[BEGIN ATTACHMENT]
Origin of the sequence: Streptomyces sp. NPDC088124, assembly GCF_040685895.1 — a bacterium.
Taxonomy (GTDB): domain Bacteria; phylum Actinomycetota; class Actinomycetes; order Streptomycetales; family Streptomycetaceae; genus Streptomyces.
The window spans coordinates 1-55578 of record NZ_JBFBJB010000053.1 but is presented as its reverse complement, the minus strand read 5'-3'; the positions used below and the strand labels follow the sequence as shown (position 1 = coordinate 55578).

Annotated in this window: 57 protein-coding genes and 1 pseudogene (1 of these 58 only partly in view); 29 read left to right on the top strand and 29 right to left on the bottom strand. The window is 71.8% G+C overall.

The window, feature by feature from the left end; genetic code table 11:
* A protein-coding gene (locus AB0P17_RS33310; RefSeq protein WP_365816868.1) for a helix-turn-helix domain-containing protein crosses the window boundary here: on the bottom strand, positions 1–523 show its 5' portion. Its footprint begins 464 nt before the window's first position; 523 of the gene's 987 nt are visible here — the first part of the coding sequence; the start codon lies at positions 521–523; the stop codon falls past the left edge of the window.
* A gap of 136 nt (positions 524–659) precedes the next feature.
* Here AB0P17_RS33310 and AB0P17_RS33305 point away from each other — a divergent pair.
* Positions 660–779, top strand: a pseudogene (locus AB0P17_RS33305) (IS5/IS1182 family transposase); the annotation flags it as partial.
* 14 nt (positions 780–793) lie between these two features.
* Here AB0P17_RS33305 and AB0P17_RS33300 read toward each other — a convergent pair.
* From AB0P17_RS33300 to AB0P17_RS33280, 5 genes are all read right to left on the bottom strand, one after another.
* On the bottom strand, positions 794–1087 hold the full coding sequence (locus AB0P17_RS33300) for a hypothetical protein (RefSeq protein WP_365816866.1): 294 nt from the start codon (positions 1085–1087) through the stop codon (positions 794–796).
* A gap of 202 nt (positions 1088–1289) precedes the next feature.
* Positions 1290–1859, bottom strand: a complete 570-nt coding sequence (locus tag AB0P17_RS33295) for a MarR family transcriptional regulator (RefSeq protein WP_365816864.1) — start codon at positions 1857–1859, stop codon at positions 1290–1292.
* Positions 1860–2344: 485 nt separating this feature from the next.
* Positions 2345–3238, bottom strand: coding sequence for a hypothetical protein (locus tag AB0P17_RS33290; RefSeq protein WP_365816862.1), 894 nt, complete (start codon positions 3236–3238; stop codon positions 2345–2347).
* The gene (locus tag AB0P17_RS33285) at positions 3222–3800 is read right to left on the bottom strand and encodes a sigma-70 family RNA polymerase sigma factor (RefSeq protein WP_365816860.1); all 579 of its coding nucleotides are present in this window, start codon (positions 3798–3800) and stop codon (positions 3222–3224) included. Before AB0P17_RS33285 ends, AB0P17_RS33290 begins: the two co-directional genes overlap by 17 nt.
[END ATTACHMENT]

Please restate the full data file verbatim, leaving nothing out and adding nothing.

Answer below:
Origin of the sequence: Streptomyces sp. NPDC088124, assembly GCF_040685895.1 — a bacterium.
Taxonomy (GTDB): domain Bacteria; phylum Actinomycetota; class Actinomycetes; order Streptomycetales; family Streptomycetaceae; genus Streptomyces.
The window spans coordinates 1-55578 of record NZ_JBFBJB010000053.1 but is presented as its reverse complement, the minus strand read 5'-3'; the positions used below and the strand labels follow the sequence as shown (position 1 = coordinate 55578).

Annotated in this window: 57 protein-coding genes and 1 pseudogene (1 of these 58 only partly in view); 29 read left to right on the top strand and 29 right to left on the bottom strand. The window is 71.8% G+C overall.

The window, feature by feature from the left end; genetic code table 11:
* A protein-coding gene (locus AB0P17_RS33310; RefSeq protein WP_365816868.1) for a helix-turn-helix domain-containing protein crosses the window boundary here: on the bottom strand, positions 1–523 show its 5' portion. Its footprint begins 464 nt before the window's first position; 523 of the gene's 987 nt are visible here — the first part of the coding sequence; the start codon lies at positions 521–523; the stop codon falls past the left edge of the window.
* A gap of 136 nt (positions 524–659) precedes the next feature.
* Here AB0P17_RS33310 and AB0P17_RS33305 point away from each other — a divergent pair.
* Positions 660–779, top strand: a pseudogene (locus AB0P17_RS33305) (IS5/IS1182 family transposase); the annotation flags it as partial.
* 14 nt (positions 780–793) lie between these two features.
* Here AB0P17_RS33305 and AB0P17_RS33300 read toward each other — a convergent pair.
* From AB0P17_RS33300 to AB0P17_RS33280, 5 genes are all read right to left on the bottom strand, one after another.
* On the bottom strand, positions 794–1087 hold the full coding sequence (locus AB0P17_RS33300) for a hypothetical protein (RefSeq protein WP_365816866.1): 294 nt from the start codon (positions 1085–1087) through the stop codon (positions 794–796).
* A gap of 202 nt (positions 1088–1289) precedes the next feature.
* Positions 1290–1859, bottom strand: a complete 570-nt coding sequence (locus tag AB0P17_RS33295) for a MarR family transcriptional regulator (RefSeq protein WP_365816864.1) — start codon at positions 1857–1859, stop codon at positions 1290–1292.
* Positions 1860–2344: 485 nt separating this feature from the next.
* Positions 2345–3238, bottom strand: coding sequence for a hypothetical protein (locus tag AB0P17_RS33290; RefSeq protein WP_365816862.1), 894 nt, complete (start codon positions 3236–3238; stop codon positions 2345–2347).
* The gene (locus tag AB0P17_RS33285) at positions 3222–3800 is read right to left on the bottom strand and encodes a sigma-70 family RNA polymerase sigma factor (RefSeq protein WP_365816860.1); all 579 of its coding nucleotides are present in this window, start codon (positions 3798–3800) and stop codon (positions 3222–3224) included. Before AB0P17_RS33285 ends, AB0P17_RS33290 begins: the two co-directional genes overlap by 17 nt.